Lease agreements ordinarily require paying a security deposit to cover future damages. It is also to protect rental owners when tenants are unable to pay or skip paying their monthly rent.
As a rental owner in Jacksonville , you can experience several benefits from collecting a security deposit from a tenant. Security deposits can:
There is no limit to how much you can collect. Thus, at your discretion, you can choose to collect two or three months of rent. Our policy and recommendation is a deposit equal to 1 months rent, in certain situations 2 months rent maybe required.
A high deposit, however, might discourage prospective tenants. As such, it would be recommended for you to ask for a reasonable amount as a security deposit.
In Florida, there is no statute in terms of nonrefundable fees, but it is habitually allowed and customarily practiced.
You have options to safeguard a tenant’s security deposit. Among other places, you can put it in a non-interest bearing account or in an interest-bearing account.
Under Florida laws, a landlord is required to provide the tenant with a written notice when they receive the security deposit. This must be done within 30 days. The notice must include the following details:
The tenant must be informed of any changes governing the terms of the security deposit or its movement to a new location. A landlord must provide the tenant a written notice within 30 days.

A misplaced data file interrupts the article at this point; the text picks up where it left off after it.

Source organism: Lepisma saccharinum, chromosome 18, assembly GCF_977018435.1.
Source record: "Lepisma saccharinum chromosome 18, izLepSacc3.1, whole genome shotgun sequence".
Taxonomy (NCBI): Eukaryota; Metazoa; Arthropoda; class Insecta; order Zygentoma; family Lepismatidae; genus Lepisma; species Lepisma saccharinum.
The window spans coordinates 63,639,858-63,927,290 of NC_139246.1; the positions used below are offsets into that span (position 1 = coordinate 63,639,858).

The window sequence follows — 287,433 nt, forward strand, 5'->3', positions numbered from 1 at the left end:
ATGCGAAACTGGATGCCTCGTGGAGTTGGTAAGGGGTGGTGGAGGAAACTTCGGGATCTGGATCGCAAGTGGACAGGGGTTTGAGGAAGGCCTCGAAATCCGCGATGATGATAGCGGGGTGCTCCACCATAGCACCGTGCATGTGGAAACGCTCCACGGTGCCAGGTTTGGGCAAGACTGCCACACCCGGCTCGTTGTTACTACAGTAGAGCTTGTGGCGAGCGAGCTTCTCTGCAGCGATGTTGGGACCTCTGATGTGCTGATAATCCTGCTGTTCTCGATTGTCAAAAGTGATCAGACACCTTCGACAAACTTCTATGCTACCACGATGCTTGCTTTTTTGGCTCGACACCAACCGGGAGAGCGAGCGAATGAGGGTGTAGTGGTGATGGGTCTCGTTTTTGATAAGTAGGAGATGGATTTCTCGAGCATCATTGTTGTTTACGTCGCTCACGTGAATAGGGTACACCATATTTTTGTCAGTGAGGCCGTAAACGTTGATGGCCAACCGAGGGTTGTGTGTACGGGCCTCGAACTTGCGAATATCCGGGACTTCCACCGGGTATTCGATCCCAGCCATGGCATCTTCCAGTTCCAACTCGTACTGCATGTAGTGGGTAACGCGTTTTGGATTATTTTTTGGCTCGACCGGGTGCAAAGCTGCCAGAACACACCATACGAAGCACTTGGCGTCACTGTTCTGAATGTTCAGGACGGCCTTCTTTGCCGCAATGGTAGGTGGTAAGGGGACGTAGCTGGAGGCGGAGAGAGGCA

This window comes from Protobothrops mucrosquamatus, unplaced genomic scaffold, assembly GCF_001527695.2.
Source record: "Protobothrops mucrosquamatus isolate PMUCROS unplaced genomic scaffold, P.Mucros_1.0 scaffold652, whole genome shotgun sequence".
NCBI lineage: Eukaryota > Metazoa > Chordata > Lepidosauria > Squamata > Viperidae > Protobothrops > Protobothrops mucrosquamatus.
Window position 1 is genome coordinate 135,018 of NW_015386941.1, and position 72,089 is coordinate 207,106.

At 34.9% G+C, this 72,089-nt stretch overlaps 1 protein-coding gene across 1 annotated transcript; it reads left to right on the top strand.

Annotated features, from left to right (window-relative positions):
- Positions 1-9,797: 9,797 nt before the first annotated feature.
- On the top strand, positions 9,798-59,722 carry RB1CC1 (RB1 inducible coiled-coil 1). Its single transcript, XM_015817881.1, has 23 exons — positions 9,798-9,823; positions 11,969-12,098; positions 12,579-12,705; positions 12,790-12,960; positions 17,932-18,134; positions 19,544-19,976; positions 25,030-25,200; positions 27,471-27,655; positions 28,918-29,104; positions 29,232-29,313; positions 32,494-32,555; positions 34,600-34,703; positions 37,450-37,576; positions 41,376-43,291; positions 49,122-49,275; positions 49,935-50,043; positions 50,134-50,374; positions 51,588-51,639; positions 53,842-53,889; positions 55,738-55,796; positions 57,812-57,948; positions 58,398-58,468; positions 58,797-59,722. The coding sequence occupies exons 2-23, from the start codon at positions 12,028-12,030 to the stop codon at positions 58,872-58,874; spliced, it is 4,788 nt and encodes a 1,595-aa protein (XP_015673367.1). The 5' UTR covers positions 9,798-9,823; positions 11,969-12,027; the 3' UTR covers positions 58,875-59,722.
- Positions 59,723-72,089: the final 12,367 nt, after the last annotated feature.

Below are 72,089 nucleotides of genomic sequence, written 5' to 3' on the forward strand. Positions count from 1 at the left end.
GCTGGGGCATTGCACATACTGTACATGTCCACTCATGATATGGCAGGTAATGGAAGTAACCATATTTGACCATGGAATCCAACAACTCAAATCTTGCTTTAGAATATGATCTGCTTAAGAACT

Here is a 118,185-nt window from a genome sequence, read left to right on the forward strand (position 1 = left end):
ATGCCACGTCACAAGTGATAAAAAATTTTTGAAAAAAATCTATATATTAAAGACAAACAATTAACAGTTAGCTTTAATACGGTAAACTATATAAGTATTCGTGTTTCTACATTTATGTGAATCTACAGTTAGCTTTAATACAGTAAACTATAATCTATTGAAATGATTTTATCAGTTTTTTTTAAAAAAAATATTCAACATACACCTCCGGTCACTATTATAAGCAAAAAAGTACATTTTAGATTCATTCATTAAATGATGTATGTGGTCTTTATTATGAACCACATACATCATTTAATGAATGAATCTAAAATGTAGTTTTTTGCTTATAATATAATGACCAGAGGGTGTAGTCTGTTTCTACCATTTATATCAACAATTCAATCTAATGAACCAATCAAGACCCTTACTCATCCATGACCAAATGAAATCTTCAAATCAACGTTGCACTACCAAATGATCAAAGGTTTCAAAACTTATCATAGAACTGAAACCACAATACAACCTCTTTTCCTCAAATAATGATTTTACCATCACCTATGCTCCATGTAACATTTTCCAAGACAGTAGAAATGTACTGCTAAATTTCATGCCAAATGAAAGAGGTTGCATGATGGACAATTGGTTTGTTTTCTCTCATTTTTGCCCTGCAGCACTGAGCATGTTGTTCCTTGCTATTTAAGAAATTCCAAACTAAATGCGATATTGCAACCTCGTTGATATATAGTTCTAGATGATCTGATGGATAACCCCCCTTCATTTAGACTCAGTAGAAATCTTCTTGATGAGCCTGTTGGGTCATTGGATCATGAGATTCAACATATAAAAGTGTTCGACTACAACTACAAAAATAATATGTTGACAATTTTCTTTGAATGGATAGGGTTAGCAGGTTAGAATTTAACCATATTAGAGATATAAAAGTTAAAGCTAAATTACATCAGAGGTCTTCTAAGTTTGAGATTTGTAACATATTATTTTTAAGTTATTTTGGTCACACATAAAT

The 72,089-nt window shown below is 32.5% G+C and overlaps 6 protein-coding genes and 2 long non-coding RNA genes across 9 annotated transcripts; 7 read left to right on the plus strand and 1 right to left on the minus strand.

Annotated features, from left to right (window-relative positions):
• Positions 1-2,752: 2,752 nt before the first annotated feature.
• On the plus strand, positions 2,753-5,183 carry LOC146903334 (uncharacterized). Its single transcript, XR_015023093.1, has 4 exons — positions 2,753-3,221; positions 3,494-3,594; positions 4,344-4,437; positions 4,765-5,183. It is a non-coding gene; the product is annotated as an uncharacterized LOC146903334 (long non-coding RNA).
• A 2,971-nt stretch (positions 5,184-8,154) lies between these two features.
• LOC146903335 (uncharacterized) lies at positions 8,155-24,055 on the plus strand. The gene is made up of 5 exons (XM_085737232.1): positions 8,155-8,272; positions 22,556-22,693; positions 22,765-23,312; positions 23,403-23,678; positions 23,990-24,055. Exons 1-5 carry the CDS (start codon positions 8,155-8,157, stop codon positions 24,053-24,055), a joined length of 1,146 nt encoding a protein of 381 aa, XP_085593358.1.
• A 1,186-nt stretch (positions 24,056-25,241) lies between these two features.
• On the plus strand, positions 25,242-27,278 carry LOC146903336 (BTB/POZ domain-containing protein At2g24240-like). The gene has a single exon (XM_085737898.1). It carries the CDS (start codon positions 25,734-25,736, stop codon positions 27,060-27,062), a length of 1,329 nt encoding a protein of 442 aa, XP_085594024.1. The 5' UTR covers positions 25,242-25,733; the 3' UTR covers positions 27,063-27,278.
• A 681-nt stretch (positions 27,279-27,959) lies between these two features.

Certain conditions permit the landlords to retain a part or the entire security deposit. In Jacksonville, Florida, the conventional reasons include:
Under Florida’s landlord-tenant laws, a walk-through inspection is not required. The inspection evaluates the condition of the property.
When the tenant vacates, you have 15 days to return the tenant’s security deposit. This includes the interest earned if applicable.
If it is only a partial refund, you must provide the tenant with a list of deductions. You have 30 days from the lease termination to provide the tenant with written figures. Otherwise, you forfeit your claim to keep a portion of the security deposit.
In case there is a change in property ownership, you must send a written notice to the leaseholder.
The tenant’s security deposit will be transferred to the new rental owner. This also includes reassigning the duties and responsibilities of the previous rental owner existing under the present lease contract.
If you have specific questions, hire the services of a qualified Florida attorney. Alternatively, you can seek advice from a professional property management company.
Please note that this blog should not be used as a substitute for legal assistance from a licensed attorney in Florida. Laws often change, and this post might not be updated at the time of your reading. Please contact us for any questions you have in regard to this content or any other aspect of your property management needs.